Tonight we watched the first episode of the second season of Heroes. It takes place four months after the first season, and we catch up with what the characters are doing. I found the first season to be pretty slow, so I don’t know whether I’ll make it through the second season. This episode bored me when it came to the Claire-and-Noah stuff (Hayden Panettiere & Jack Coleman), and more than once I thought that I’d really just like to have a whole episode of Hiro (Masi Oka). The show spends too much time lingering on boring stuff, and the dialogue isn’t especially clever so there’s very little to carry the viewer through those scenes.

The episode kicks it up a notch at the end, though, with several intriguing scenes. If it can build on these bits rather than stepping back and taking its usual time-outs then it could keep me watching. But it has to keep moving.

I stuck around afterwards to watch the first episode of Journeyman. While watching the story of Dan Vassar, it struck me how much Kevin McKidd reminded me of Reed Diamond of Homicide, and who should show up playing Dan’s older brother Jack but – Reed Diamond. I swear, I had no clue!

In Journeyman, Dan is a journalist in San Francisco who starts disappearing from his present life and appearing in the past, apparently following the life of a man whose wife and child died some years ago. Meanwhile his marriage is falling apart since his wife Katie (Gretchen Egolf) and friends thinks he’s having trouble with drug abuse. The set-up is slightly reminiscent of the book The Time Traveler’s Wife, since Dan has no control over what’s happening to him, though at least he does travel with his clothes.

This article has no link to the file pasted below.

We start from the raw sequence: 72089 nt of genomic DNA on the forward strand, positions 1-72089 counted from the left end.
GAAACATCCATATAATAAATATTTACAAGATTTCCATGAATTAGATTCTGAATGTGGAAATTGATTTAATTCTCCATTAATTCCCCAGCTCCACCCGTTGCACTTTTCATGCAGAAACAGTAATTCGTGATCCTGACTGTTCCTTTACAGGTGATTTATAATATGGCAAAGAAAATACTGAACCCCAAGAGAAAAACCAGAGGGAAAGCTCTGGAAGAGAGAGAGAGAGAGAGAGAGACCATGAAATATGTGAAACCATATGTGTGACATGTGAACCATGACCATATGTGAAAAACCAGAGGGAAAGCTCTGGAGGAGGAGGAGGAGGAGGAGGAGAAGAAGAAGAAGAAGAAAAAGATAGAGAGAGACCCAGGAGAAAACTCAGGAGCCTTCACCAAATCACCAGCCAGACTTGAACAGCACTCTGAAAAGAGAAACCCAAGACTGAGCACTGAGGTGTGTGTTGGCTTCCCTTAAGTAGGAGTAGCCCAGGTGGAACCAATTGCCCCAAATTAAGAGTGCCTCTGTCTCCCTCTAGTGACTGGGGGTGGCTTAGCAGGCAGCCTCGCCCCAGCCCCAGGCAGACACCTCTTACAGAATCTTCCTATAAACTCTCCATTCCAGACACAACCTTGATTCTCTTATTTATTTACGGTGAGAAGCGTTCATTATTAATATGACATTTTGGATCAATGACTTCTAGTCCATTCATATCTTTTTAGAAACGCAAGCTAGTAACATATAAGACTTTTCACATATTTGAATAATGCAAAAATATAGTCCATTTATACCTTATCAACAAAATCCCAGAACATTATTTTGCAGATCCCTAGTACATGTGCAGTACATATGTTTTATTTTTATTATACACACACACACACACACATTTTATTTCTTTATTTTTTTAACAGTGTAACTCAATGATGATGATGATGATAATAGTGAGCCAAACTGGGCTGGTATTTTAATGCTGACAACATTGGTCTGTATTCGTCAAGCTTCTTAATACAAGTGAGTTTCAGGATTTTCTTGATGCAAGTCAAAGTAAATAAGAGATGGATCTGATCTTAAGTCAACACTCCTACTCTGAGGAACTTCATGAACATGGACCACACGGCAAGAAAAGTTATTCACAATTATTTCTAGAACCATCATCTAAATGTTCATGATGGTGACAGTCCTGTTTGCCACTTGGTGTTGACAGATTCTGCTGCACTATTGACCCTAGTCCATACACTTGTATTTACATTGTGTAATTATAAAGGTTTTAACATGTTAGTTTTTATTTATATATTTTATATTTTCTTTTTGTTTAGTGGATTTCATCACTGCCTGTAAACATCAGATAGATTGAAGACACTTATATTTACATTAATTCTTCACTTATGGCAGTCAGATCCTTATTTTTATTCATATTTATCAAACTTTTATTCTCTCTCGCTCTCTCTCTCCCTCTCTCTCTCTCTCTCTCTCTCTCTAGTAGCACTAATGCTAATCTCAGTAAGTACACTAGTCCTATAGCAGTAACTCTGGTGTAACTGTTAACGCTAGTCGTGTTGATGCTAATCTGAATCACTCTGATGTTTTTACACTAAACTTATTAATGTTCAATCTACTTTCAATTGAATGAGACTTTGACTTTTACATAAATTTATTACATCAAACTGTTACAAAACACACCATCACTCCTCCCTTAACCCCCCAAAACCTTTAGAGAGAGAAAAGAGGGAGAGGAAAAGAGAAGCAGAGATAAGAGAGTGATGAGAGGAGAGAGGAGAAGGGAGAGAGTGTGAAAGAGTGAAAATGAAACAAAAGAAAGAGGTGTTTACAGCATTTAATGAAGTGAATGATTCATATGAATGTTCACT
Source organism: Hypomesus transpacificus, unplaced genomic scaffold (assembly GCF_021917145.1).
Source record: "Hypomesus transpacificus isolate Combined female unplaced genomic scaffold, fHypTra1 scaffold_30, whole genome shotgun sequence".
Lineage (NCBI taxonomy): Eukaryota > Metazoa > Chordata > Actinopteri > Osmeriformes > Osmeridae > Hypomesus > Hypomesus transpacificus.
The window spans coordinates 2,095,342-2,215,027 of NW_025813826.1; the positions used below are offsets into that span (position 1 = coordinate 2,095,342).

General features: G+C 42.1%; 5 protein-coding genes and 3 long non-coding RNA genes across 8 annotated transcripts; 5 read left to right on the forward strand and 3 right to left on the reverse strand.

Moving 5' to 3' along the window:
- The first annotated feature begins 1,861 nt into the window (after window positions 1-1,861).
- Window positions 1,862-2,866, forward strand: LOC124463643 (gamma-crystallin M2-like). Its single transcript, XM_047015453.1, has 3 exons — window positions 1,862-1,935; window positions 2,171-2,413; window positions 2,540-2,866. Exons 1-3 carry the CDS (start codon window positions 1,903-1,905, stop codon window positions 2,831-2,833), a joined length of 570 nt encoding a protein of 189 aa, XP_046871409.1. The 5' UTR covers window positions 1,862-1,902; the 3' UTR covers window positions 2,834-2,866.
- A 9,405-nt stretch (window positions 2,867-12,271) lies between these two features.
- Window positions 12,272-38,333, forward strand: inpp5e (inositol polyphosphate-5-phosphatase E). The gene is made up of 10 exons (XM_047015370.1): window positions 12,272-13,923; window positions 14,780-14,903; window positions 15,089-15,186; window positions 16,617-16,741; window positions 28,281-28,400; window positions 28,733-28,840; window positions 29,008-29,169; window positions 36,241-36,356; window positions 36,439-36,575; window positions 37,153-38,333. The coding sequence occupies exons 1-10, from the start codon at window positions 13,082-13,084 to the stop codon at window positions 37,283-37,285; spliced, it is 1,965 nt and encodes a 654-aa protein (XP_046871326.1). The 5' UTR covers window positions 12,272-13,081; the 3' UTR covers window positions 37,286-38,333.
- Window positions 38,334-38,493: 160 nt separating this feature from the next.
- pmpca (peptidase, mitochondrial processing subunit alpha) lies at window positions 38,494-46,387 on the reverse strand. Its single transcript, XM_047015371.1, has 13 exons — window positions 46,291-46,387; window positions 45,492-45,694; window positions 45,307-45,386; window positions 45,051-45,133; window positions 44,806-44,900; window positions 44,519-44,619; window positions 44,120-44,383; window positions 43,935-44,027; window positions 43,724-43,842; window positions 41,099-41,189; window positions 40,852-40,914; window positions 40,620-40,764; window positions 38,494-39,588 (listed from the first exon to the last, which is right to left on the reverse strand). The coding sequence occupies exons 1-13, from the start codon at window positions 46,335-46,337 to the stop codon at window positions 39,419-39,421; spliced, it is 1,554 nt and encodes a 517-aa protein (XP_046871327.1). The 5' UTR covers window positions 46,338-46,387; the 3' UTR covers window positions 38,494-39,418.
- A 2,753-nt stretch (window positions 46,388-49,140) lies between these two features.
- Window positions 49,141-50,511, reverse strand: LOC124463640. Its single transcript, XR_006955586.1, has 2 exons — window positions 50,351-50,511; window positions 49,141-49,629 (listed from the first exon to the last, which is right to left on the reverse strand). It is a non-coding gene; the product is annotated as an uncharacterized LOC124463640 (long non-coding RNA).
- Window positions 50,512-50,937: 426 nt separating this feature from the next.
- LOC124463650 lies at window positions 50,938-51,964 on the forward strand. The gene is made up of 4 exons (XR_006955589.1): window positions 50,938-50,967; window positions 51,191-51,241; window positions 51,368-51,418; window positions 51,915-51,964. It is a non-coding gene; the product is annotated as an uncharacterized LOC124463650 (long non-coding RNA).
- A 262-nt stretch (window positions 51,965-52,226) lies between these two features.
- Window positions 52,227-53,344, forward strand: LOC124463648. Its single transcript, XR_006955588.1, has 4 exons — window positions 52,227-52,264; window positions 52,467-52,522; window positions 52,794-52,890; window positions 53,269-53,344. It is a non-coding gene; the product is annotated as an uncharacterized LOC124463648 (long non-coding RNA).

The episode started a little slowly, and I cringed a little at Dan’s encounters with people he knows in his travels to the past, but it grabbed me with two scenes late in the episode: A sudden appearance by a very unexpected character, and then taking the big step of having Dan act smart in explaining his dilemma to his wife. The implication that there’s something larger going on, and that Dan’s not going to be an oaf while forces manipulate him makes me optimistic that this could be a good series. So that leaves the biggest question of all: Is the series going to go somewhere?

Maybe not, but I’m motivated at least to watch the next couple of episodes to see.

Heroes: Season One

Brief thoughts on the wrap-up of the first season of the TV series Heroes.

Heroes wrapped up its first season tonight. I still have basically the same criticisms that I had early in its run: It’s very slow, the writing is very inconsistent, and the characters are erratic.

I feel somewhat unhappy with the resolution of the “blowing up New York” storyline. It was never convincing to me that the culprit would be either Sylar (since he obviously had to be stopped somehow) or Peter (why would he lose control of his powers in the first place? And why would he stick around in New York rather than flying away?). But I think the writers backed themselves into a corner there.